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The mutual-fund industry has had the wind at its back for the past four years as strong equity markets propelled assets ever higher. But regulatory developments could be just as important to the industry's growth in 2007, particularly if stocks lose some of their sizzle.

The Pension Protection Act, which was signed into law in August, has the biggest potential to increase the flow of money into mutual funds. It enhances several savings programs available to individual investors. Perhaps the most important feature is the so-called "autopilot" 401(k) plan, which allows employers to automatically enroll employees in these defined contribution plans and to put contributions from employees who don't choose a specific investment into options that are better for long-term savings.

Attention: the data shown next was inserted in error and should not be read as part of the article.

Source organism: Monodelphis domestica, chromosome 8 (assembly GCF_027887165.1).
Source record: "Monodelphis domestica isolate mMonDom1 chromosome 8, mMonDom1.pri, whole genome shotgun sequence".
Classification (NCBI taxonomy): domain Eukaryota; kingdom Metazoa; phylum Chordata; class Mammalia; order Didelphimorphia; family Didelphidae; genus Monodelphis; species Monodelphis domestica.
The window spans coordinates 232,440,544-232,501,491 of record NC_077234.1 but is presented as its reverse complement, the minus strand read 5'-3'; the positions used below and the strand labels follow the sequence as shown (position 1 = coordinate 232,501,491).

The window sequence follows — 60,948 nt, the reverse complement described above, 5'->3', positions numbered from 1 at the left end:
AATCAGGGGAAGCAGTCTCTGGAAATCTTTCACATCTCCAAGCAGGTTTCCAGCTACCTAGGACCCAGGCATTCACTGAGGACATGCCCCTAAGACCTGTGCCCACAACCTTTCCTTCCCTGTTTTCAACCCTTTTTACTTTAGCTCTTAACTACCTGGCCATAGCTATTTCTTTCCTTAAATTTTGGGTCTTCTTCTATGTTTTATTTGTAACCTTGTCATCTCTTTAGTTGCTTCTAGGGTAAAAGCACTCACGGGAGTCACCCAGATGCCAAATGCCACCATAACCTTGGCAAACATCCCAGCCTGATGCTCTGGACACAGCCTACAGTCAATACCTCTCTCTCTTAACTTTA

Vanguard Chairman John J. Brennan says this has big implications for both fund managers and investors. "For more than 20 years, employers have urged workers to enroll in defined-contribution plans," he says in commentary posted on the company's Web site. "But if someone said, 'What should I invest in?' the response was too often a stony silence, as fear of legal liability trumped the impulse to help employees make prudent, long-term investment decisions."

The result is that employees who don't select an investment for their 401(k) are typically enrolled in money market funds, according to Edward Giltenan, spokesman for the Investment Company Institute, an industry trade group. He says these funds, which are low-risk but also have low returns, "don't make sense for a long-term savings strategy."

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